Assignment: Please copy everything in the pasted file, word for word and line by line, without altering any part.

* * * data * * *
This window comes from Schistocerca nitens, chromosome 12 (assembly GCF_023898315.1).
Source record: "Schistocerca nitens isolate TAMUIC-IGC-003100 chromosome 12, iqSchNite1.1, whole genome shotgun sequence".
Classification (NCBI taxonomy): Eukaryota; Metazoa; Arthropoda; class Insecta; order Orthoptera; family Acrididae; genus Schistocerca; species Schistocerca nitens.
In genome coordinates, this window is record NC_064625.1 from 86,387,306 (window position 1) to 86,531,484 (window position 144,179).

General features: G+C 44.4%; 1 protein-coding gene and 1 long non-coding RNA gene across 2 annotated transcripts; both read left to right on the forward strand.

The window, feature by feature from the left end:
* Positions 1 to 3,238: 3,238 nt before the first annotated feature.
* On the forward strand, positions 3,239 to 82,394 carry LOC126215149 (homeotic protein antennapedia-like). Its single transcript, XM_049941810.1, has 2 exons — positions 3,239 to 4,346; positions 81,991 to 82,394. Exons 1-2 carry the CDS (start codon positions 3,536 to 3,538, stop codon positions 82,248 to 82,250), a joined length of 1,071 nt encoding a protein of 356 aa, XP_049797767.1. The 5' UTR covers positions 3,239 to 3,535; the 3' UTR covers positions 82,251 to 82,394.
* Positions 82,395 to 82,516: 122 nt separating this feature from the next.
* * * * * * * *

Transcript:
This window comes from Schistocerca nitens, chromosome 12 (assembly GCF_023898315.1).
Source record: "Schistocerca nitens isolate TAMUIC-IGC-003100 chromosome 12, iqSchNite1.1, whole genome shotgun sequence".
Classification (NCBI taxonomy): Eukaryota; Metazoa; Arthropoda; class Insecta; order Orthoptera; family Acrididae; genus Schistocerca; species Schistocerca nitens.
In genome coordinates, this window is record NC_064625.1 from 86,387,306 (window position 1) to 86,531,484 (window position 144,179).

General features: G+C 44.4%; 1 protein-coding gene and 1 long non-coding RNA gene across 2 annotated transcripts; both read left to right on the forward strand.

The window, feature by feature from the left end:
* Positions 1 to 3,238: 3,238 nt before the first annotated feature.
* On the forward strand, positions 3,239 to 82,394 carry LOC126215149 (homeotic protein antennapedia-like). Its single transcript, XM_049941810.1, has 2 exons — positions 3,239 to 4,346; positions 81,991 to 82,394. Exons 1-2 carry the CDS (start codon positions 3,536 to 3,538, stop codon positions 82,248 to 82,250), a joined length of 1,071 nt encoding a protein of 356 aa, XP_049797767.1. The 5' UTR covers positions 3,239 to 3,535; the 3' UTR covers positions 82,251 to 82,394.
* Positions 82,395 to 82,516: 122 nt separating this feature from the next.